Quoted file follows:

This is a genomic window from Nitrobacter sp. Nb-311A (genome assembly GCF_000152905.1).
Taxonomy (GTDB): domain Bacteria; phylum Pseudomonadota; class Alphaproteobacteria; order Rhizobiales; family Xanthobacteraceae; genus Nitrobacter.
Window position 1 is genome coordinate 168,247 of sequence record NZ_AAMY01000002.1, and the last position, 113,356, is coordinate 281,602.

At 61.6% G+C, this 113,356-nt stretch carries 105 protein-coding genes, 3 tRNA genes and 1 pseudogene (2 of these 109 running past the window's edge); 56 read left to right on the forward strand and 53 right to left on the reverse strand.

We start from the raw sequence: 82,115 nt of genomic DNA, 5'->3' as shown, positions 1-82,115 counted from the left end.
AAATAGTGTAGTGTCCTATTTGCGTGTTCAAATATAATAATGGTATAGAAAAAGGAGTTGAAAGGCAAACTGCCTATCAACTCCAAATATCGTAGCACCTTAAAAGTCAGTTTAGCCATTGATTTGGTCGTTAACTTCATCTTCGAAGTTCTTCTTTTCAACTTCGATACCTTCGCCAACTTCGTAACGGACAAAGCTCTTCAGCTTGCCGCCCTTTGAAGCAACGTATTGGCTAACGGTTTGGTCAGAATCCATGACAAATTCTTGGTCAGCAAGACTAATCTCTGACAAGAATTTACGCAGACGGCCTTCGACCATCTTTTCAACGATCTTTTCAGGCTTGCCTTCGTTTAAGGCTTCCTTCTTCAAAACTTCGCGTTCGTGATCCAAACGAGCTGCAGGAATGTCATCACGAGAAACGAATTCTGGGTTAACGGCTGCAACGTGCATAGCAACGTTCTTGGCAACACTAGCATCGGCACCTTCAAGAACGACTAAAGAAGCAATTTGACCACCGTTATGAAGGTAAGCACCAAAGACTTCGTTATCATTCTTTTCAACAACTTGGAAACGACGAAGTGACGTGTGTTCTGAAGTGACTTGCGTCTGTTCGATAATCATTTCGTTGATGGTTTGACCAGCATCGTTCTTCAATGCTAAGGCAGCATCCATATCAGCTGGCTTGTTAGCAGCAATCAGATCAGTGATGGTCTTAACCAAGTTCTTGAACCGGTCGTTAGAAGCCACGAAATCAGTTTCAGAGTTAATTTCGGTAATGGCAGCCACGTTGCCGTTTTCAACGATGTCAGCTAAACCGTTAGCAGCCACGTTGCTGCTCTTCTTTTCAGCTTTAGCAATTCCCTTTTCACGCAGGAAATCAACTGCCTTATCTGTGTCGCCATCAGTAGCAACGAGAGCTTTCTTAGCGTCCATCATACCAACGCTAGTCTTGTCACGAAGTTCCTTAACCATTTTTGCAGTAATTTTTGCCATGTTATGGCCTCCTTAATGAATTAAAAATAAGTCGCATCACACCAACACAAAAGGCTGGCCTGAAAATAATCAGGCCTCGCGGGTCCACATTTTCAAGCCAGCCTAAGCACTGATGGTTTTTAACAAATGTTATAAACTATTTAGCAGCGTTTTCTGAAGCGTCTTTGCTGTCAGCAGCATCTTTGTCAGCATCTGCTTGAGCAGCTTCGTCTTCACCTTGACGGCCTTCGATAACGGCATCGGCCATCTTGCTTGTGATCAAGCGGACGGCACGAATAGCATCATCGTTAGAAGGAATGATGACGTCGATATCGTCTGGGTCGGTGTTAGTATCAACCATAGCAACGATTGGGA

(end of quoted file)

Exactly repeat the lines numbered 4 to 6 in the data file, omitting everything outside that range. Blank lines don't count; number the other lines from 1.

At 61.6% G+C, this 113,356-nt stretch carries 105 protein-coding genes, 3 tRNA genes and 1 pseudogene (2 of these 109 running past the window's edge); 56 read left to right on the forward strand and 53 right to left on the reverse strand.

We start from the raw sequence: 82,115 nt of genomic DNA, 5'->3' as shown, positions 1-82,115 counted from the left end.
AAATAGTGTAGTGTCCTATTTGCGTGTTCAAATATAATAATGGTATAGAAAAAGGAGTTGAAAGGCAAACTGCCTATCAACTCCAAATATCGTAGCACCTTAAAAGTCAGTTTAGCCATTGATTTGGTCGTTAACTTCATCTTCGAAGTTCTTCTTTTCAACTTCGATACCTTCGCCAACTTCGTAACGGACAAAGCTCTTCAGCTTGCCGCCCTTTGAAGCAACGTATTGGCTAACGGTTTGGTCAGAATCCATGACAAATTCTTGGTCAGCAAGACTAATCTCTGACAAGAATTTACGCAGACGGCCTTCGACCATCTTTTCAACGATCTTTTCAGGCTTGCCTTCGTTTAAGGCTTCCTTCTTCAAAACTTCGCGTTCGTGATCCAAACGAGCTGCAGGAATGTCATCACGAGAAACGAATTCTGGGTTAACGGCTGCAACGTGCATAGCAACGTTCTTGGCAACACTAGCATCGGCACCTTCAAGAACGACTAAAGAAGCAATTTGACCACCGTTATGAAGGTAAGCACCAAAGACTTCGTTATCATTCTTTTCAACAACTTGGAAACGACGAAGTGACGTGTGTTCTGAAGTGACTTGCGTCTGTTCGATAATCATTTCGTTGATGGTTTGACCAGCATCGTTCTTCAATGCTAAGGCAGCATCCATATCAGCTGGCTTGTTAGCAGCAATCAGATCAGTGATGGTCTTAACCAAGTTCTTGAACCGGTCGTTAGAAGCCACGAAATCAGTTTCAGAGTTAATTTCGGTAATGGCAGCCACGTTGCCGTTTTCAACGATGTCAGCTAAACCGTTAGCAGCCACGTTGCTGCTCTTCTTTTCAGCTTTAGCAATTCCCTTTTCACGCAGGAAATCAACTGCCTTATCTGTGTCGCCATCAGTAGCAACGAGAGCTTTCTTAGCGTCCATCATACCAACGCTAGTCTTGTCACGAAGTTCCTTAACCATTTTTGCAGTAATTTTTGCCATGTTATGGCCTCCTTAATGAATTAAAAATAAGTCGCATCACACCAACACAAAAGGCTGGCCTGAAAATAATCAGGCCTCGCGGGTCCACATTTTCAAGCCAGCCTAAGCACTGATGGTTTTTAACAAATGTTATAAACTATTTAGCAGCGTTTTCTGAAGCGTCTTTGCTGTCAGCAGCATCTTTGTCAGCATCTGCTTGAGCAGCTTCGTCTTCACCTTGACGGCCTTCGATAACGGCATCGGCCATCTTGCTTGTGATCAAGCGGACGGCACGAATAGCATCATCGTTAGAAGGAATGATGACGTCGATATCGTCTGGGTCGGTGTTAGTATCAACCATAGCAACGATTGGGA